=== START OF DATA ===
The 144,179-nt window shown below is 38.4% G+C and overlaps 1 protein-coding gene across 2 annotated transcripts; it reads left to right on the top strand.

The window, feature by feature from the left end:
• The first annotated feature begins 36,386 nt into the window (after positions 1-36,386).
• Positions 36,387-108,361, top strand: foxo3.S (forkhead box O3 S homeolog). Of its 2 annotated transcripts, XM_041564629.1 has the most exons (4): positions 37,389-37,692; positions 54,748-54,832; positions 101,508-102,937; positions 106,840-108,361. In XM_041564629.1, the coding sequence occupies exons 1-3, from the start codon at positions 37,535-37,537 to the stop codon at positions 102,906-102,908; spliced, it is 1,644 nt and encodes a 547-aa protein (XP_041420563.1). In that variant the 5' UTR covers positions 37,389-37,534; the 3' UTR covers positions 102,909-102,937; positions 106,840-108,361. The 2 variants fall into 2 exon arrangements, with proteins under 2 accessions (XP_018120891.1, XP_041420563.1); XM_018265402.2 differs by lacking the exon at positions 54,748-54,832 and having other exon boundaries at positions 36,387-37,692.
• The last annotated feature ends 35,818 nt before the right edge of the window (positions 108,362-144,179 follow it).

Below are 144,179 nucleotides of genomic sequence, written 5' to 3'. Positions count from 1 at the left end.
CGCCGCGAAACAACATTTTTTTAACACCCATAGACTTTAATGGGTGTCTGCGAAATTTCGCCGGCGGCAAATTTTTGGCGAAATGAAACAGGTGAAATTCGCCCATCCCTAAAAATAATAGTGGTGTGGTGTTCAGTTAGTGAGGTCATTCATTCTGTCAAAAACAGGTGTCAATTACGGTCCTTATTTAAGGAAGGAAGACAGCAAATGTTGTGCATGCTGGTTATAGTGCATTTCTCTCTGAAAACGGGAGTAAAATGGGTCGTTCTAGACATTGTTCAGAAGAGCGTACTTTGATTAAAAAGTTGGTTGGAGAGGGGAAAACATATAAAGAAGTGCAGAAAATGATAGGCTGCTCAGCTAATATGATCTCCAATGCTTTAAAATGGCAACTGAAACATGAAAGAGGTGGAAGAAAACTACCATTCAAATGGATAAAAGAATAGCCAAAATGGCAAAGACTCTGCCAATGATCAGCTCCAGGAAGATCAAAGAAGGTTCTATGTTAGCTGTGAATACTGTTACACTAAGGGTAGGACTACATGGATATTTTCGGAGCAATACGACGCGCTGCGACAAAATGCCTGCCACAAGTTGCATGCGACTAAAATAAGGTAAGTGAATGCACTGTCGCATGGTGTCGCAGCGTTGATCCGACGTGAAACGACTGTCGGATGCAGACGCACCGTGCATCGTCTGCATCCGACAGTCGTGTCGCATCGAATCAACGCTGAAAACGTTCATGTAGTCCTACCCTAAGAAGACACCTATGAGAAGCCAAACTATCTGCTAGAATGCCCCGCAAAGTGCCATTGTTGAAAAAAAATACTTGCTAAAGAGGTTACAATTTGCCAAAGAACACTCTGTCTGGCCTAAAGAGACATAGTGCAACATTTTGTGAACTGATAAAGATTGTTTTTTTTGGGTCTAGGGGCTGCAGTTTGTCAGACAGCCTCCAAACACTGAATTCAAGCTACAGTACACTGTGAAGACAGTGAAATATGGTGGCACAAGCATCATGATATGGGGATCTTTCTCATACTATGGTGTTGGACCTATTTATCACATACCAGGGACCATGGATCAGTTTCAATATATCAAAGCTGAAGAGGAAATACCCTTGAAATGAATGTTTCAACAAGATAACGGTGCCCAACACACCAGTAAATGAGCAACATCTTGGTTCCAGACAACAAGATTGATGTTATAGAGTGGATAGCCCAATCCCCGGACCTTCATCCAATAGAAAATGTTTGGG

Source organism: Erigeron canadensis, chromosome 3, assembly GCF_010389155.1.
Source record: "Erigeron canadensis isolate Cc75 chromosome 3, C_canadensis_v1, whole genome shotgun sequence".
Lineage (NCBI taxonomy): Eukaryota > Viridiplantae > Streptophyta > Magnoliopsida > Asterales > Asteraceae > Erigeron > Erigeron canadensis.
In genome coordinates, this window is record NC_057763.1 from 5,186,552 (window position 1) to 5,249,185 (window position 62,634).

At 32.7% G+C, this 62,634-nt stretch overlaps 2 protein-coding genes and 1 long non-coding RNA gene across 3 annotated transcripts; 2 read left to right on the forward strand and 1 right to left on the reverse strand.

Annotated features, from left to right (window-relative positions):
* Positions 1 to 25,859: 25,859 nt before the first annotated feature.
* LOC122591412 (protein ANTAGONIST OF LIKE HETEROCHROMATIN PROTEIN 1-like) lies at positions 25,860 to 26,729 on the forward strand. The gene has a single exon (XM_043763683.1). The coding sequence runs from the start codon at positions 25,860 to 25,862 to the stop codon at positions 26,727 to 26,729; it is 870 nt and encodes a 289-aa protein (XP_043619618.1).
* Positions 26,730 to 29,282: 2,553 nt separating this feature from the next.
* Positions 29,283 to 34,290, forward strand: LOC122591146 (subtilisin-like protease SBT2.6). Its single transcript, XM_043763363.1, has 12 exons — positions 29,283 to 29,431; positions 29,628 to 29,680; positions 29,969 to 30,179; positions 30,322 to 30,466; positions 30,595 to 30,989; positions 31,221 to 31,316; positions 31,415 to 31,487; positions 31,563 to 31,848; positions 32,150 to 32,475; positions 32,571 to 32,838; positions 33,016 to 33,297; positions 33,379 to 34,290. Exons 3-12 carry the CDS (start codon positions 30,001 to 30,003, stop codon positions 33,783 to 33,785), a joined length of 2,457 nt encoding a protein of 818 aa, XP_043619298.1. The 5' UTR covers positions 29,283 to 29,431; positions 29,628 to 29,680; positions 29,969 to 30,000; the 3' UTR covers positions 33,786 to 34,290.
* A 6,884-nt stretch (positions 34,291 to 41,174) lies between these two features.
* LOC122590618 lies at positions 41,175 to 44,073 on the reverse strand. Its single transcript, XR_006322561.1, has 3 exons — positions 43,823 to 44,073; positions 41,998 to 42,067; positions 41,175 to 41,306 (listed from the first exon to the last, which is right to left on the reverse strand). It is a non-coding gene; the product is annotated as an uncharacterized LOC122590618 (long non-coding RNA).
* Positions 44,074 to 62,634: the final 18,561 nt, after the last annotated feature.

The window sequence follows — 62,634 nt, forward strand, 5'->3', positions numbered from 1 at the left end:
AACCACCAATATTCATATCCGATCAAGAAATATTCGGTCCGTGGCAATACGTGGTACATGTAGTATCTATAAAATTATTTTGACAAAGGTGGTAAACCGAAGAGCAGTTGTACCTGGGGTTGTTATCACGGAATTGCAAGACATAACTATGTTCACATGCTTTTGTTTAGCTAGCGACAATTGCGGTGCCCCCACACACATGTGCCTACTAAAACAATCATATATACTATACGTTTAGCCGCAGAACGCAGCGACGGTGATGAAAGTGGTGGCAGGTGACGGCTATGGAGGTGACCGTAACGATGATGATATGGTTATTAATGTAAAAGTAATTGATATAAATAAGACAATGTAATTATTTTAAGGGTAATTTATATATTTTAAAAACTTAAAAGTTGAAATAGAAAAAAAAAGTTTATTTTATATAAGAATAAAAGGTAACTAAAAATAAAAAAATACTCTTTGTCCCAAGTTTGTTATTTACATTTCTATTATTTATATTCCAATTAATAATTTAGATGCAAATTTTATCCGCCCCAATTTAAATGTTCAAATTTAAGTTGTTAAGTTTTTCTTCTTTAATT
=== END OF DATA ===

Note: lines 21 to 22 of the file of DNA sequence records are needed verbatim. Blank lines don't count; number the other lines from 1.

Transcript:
The window sequence follows — 62,634 nt, forward strand, 5'->3', positions numbered from 1 at the left end:
AACCACCAATATTCATATCCGATCAAGAAATATTCGGTCCGTGGCAATACGTGGTACATGTAGTATCTATAAAATTATTTTGACAAAGGTGGTAAACCGAAGAGCAGTTGTACCTGGGGTTGTTATCACGGAATTGCAAGACATAACTATGTTCACATGCTTTTGTTTAGCTAGCGACAATTGCGGTGCCCCCACACACATGTGCCTACTAAAACAATCATATATACTATACGTTTAGCCGCAGAACGCAGCGACGGTGATGAAAGTGGTGGCAGGTGACGGCTATGGAGGTGACCGTAACGATGATGATATGGTTATTAATGTAAAAGTAATTGATATAAATAAGACAATGTAATTATTTTAAGGGTAATTTATATATTTTAAAAACTTAAAAGTTGAAATAGAAAAAAAAAGTTTATTTTATATAAGAATAAAAGGTAACTAAAAATAAAAAAATACTCTTTGTCCCAAGTTTGTTATTTACATTTCTATTATTTATATTCCAATTAATAATTTAGATGCAAATTTTATCCGCCCCAATTTAAATGTTCAAATTTAAGTTGTTAAGTTTTTCTTCTTTAATT